Sierra Club Releases Interactive #ToxicTrade Map

United States (SC) – Trans-Pacific and Transatlantic Trade Deals Would Empower World’s Largest Polluters

After trade took center stage in the first presidential debate earlier this week, the Sierra Club today released a new map that reveals the coast-to-coast environmental threats of two pending trade deals — the Trans-Pacific Partnership (TPP) and Transatlantic Trade and Investment Partnership (TTIP) — showcasing for the first time what the Sierra Club calls #ToxicTrade.

“From gas power plants peppering California and Massachusetts to oil trains rolling through the Pacific Northwest to fracking in Colorado, dirty fossil fuel projects owned by multinational corporations from TPP and TTIP countries are a threat to clean air and water across the country. Toxic trade deals shouldn’t empower these corporations to undermine community efforts to keep fossil fuels in the ground,” said Ilana Solomon, director of the Sierra Club’s Responsible Trade Program. “This map is the first comprehensive look at the polluter power-grabs that the TPP and TTIP would enable — for the first time it gives people a chance to see if toxic trade is in their own backyard.”

As part of the Sierra Club’s educational campaign to to spotlight the threats of #ToxicTrade, this interactive map plots over 400 dirty fossil fuel projects across 48 states that would get extraordinary protections under the TPP and TTIP. This includes:

  • More than 300 polluting facilities, including over 70 coal mines, 30 oil refineries, and more than 100 gas power plants;
  • Tens of thousands of miles of fossil fuel pipelines and oil trains;
  • More than 10.8 million acres of oil and gas drilling leases; and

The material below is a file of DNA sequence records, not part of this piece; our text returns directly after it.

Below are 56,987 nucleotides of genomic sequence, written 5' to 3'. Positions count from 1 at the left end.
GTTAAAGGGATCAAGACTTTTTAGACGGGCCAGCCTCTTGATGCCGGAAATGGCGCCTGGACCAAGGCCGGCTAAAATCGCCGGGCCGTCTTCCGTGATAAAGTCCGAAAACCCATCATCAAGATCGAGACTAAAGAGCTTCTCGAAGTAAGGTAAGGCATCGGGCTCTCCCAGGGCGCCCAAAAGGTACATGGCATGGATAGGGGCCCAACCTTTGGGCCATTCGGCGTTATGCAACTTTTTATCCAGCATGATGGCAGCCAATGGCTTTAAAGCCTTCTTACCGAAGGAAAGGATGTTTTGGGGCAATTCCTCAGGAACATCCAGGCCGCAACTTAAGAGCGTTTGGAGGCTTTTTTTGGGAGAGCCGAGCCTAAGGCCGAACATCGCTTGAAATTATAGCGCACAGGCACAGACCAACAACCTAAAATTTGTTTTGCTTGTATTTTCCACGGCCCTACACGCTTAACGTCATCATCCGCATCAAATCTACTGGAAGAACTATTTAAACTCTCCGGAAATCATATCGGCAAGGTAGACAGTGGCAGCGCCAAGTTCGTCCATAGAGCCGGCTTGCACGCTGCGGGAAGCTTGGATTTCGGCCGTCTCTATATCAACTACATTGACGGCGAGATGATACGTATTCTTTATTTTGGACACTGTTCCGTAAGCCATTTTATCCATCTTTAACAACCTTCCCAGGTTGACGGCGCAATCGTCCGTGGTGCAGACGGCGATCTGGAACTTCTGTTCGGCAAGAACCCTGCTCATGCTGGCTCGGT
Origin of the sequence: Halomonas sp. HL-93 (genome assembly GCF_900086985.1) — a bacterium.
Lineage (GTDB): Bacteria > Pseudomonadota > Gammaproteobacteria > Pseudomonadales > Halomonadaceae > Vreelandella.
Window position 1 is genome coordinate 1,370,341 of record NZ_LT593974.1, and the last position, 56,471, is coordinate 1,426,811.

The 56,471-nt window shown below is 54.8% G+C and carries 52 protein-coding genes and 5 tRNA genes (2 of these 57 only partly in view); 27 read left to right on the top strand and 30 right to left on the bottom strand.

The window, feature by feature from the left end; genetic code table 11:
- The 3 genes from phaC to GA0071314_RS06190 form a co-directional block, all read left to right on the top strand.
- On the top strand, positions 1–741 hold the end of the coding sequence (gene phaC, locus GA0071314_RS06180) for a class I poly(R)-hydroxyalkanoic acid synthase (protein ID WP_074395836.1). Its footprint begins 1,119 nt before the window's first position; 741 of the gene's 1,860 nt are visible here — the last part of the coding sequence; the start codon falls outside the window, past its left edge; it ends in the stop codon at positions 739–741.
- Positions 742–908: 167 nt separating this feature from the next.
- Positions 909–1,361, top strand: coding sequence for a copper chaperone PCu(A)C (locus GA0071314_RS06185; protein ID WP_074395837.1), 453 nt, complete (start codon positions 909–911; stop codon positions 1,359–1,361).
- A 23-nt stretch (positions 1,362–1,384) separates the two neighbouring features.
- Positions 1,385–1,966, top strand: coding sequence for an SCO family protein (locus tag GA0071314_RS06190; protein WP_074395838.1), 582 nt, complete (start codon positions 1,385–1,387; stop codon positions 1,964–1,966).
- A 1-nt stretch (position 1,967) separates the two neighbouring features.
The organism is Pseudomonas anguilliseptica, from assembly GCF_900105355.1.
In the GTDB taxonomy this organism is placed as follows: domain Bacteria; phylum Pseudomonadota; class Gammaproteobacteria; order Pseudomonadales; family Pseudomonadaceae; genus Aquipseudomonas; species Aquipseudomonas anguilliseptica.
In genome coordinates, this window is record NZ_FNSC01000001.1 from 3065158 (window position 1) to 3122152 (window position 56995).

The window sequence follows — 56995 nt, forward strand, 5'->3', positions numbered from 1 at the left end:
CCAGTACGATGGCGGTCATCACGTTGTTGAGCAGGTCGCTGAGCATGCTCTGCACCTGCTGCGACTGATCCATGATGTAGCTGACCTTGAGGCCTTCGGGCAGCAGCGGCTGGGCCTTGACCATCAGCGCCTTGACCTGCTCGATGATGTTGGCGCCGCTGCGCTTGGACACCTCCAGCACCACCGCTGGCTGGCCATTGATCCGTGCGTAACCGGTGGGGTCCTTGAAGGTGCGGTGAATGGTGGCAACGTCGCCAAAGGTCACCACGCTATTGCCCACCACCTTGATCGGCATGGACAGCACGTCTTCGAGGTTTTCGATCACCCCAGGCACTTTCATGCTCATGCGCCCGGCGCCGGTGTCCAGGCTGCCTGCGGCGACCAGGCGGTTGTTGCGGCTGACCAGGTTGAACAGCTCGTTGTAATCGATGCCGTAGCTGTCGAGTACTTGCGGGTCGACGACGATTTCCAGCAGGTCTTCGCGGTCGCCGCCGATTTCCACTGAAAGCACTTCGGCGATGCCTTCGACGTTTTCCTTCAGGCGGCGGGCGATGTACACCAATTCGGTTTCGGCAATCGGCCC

• Fracking operations from California to Pennsylvania.

Each of these fossil fuel projects is owned or operated by multinational corporations that could sue the U.S. government in private tribunals over new climate and environmental protections if Congress were to pass the TPP and TTIP. For the first time, these corporations could ask unaccountable panels of corporate lawyers to order U.S. government compensation if such protections interfered with any of their widespread fossil fuel projects. Even worse, these deals would enable the corporations to use the threat of such cases to try to deter U.S. efforts to keep fossil fuels in the ground. This map is the most exhaustive presentation of this data ever available.

“A map should help you find a sense of direction, and this one points us to the only path forward: stopping the TPP,” said Ben Beachy, senior policy advisor for the Sierra Club’s Responsible Trade Program. “Instead of giving more power to fossil fuel corporations, we need to map out a new model of trade that puts people before polluters and paves the way for more climate action.”